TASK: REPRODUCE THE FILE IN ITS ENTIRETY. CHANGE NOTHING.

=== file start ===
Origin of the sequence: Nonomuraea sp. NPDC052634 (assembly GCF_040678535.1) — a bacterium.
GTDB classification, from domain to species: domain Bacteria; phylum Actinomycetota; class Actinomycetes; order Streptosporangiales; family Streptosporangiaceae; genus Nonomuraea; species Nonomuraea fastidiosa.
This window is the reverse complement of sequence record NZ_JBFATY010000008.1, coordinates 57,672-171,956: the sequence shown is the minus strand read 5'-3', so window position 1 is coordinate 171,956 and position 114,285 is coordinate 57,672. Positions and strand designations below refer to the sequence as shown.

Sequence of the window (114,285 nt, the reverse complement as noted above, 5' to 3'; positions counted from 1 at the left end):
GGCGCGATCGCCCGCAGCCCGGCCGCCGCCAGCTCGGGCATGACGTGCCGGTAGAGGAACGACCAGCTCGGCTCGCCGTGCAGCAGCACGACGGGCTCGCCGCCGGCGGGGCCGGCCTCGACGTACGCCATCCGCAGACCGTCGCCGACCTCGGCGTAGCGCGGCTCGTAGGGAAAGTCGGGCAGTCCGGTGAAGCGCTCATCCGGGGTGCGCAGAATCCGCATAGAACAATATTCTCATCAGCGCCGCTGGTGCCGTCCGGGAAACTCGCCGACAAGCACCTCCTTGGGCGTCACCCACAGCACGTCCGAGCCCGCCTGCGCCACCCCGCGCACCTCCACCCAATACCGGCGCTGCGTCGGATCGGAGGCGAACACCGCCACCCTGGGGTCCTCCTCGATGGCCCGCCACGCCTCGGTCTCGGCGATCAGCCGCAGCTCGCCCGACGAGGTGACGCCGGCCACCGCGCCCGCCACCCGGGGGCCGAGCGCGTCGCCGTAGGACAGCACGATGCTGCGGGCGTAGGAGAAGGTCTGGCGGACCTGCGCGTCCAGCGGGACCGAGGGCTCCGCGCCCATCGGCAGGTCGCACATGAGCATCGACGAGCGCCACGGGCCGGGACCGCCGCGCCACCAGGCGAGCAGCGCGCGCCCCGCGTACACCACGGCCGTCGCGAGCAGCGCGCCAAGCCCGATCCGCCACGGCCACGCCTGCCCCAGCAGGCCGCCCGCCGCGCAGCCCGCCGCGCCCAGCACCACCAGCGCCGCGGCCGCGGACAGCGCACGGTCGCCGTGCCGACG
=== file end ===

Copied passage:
Origin of the sequence: Nonomuraea sp. NPDC052634 (assembly GCF_040678535.1) — a bacterium.
GTDB classification, from domain to species: domain Bacteria; phylum Actinomycetota; class Actinomycetes; order Streptosporangiales; family Streptosporangiaceae; genus Nonomuraea; species Nonomuraea fastidiosa.
This window is the reverse complement of sequence record NZ_JBFATY010000008.1, coordinates 57,672-171,956: the sequence shown is the minus strand read 5'-3', so window position 1 is coordinate 171,956 and position 114,285 is coordinate 57,672. Positions and strand designations below refer to the sequence as shown.

Sequence of the window (114,285 nt, the reverse complement as noted above, 5' to 3'; positions counted from 1 at the left end):
GGCGCGATCGCCCGCAGCCCGGCCGCCGCCAGCTCGGGCATGACGTGCCGGTAGAGGAACGACCAGCTCGGCTCGCCGTGCAGCAGCACGACGGGCTCGCCGCCGGCGGGGCCGGCCTCGACGTACGCCATCCGCAGACCGTCGCCGACCTCGGCGTAGCGCGGCTCGTAGGGAAAGTCGGGCAGTCCGGTGAAGCGCTCATCCGGGGTGCGCAGAATCCGCATAGAACAATATTCTCATCAGCGCCGCTGGTGCCGTCCGGGAAACTCGCCGACAAGCACCTCCTTGGGCGTCACCCACAGCACGTCCGAGCCCGCCTGCGCCACCCCGCGCACCTCCACCCAATACCGGCGCTGCGTCGGATCGGAGGCGAACACCGCCACCCTGGGGTCCTCCTCGATGGCCCGCCACGCCTCGGTCTCGGCGATCAGCCGCAGCTCGCCCGACGAGGTGACGCCGGCCACCGCGCCCGCCACCCGGGGGCCGAGCGCGTCGCCGTAGGACAGCACGATGCTGCGGGCGTAGGAGAAGGTCTGGCGGACCTGCGCGTCCAGCGGGACCGAGGGCTCCGCGCCCATCGGCAGGTCGCACATGAGCATCGACGAGCGCCACGGGCCGGGACCGCCGCGCCACCAGGCGAGCAGCGCGCGCCCCGCGTACACCACGGCCGTCGCGAGCAGCGCGCCAAGCCCGATCCGCCACGGCCACGCCTGCCCCAGCAGGCCGCCCGCCGCGCAGCCCGCCGCGCCCAGCACCACCAGCGCCGCGGCCGCGGACAGCGCACGGTCGCCGTGCCGACG